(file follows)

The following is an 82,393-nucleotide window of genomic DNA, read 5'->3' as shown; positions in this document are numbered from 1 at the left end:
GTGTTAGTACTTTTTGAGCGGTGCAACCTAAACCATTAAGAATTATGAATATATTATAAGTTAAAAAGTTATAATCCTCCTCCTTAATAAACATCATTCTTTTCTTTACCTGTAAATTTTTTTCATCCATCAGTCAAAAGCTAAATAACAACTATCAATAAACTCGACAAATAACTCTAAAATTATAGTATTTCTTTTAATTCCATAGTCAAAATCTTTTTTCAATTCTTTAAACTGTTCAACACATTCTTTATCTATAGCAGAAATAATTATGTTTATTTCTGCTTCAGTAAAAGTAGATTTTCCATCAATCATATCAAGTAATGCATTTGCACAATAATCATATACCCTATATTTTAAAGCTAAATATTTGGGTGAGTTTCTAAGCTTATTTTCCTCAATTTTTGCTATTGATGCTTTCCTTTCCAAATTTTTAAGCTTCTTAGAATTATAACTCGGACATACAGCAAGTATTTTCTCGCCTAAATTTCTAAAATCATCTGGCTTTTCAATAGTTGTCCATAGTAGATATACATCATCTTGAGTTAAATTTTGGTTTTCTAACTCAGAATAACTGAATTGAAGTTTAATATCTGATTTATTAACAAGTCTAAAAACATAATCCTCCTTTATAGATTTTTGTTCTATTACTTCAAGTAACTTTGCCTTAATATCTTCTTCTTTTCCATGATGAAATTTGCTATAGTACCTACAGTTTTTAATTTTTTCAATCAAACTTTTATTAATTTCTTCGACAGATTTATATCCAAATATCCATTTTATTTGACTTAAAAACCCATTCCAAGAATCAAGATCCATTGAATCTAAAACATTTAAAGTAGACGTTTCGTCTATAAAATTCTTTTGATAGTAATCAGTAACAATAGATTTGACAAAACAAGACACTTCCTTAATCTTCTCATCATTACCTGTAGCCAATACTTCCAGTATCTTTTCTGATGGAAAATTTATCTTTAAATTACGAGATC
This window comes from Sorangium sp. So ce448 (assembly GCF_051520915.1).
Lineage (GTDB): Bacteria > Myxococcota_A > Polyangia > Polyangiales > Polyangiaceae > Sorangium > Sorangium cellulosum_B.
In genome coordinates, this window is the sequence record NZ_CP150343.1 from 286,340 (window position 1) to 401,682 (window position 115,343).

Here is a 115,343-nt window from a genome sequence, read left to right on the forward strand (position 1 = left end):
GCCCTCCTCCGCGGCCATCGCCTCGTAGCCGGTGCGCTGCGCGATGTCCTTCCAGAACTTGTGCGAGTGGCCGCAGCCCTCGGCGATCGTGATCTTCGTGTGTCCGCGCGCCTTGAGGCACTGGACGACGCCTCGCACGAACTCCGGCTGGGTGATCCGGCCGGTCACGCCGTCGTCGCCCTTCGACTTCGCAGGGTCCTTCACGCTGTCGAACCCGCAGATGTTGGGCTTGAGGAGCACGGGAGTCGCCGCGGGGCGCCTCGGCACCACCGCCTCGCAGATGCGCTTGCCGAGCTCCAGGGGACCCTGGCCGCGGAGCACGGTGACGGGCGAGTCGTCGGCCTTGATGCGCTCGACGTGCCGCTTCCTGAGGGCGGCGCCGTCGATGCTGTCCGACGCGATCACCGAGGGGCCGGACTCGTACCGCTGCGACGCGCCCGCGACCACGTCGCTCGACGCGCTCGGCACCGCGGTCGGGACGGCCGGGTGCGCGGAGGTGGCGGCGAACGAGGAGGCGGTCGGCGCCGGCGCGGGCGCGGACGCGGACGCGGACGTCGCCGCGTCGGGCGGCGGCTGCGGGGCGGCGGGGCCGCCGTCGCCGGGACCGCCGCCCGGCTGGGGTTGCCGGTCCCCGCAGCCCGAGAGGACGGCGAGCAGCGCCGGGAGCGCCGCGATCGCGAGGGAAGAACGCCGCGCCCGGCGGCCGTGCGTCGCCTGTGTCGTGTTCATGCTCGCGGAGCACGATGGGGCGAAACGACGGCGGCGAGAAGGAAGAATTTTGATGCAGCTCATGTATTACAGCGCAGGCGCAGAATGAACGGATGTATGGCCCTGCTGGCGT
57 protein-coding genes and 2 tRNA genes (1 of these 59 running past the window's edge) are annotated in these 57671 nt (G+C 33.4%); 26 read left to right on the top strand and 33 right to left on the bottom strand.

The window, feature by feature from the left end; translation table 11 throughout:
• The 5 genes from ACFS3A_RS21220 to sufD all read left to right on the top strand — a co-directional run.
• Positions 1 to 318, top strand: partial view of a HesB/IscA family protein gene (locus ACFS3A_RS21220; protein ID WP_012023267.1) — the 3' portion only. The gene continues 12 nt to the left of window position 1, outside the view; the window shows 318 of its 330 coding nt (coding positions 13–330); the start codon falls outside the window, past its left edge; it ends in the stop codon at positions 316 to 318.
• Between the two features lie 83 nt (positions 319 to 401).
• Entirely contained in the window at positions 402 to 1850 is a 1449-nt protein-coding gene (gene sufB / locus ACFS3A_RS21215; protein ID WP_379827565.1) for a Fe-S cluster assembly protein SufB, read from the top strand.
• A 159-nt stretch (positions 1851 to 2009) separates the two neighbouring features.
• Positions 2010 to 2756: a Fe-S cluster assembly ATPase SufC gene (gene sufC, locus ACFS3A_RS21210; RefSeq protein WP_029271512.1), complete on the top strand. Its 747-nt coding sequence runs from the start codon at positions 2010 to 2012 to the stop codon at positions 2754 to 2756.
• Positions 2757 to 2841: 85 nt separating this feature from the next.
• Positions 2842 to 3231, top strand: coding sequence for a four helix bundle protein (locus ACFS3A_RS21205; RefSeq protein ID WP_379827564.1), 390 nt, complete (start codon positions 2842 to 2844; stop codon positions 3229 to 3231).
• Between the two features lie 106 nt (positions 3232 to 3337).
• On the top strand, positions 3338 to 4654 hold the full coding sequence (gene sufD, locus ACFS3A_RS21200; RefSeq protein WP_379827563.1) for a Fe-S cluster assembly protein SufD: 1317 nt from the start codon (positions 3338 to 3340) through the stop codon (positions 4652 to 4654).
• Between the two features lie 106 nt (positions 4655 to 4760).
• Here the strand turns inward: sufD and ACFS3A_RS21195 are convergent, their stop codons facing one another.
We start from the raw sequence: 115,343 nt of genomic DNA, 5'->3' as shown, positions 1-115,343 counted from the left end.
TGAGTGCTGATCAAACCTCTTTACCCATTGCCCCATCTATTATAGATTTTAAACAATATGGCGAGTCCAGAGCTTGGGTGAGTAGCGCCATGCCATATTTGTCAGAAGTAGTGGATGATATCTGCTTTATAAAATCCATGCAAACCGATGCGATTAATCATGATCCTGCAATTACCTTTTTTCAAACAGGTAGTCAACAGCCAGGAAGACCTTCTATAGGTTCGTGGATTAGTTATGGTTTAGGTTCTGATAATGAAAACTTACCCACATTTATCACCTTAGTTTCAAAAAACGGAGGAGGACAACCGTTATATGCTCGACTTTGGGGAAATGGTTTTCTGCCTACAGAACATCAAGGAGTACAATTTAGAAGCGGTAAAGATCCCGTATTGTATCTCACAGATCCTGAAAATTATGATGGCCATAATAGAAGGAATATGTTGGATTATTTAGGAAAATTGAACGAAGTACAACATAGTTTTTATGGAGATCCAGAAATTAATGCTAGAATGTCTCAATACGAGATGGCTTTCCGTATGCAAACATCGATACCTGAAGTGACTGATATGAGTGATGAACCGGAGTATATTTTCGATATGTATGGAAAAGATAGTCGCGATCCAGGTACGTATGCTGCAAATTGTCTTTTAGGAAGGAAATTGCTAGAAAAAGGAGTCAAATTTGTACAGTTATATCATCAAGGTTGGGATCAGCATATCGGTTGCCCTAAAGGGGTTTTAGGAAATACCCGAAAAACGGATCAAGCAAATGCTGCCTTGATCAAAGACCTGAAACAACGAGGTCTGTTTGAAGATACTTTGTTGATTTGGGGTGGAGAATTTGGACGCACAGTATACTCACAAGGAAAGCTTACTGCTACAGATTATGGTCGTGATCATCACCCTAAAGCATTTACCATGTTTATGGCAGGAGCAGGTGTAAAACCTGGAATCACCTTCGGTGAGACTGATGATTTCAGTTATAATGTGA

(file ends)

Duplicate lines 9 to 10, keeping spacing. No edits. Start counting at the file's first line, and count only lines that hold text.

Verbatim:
The window, feature by feature from the left end; translation table 11 throughout:
• The 5 genes from ACFS3A_RS21220 to sufD all read left to right on the top strand — a co-directional run.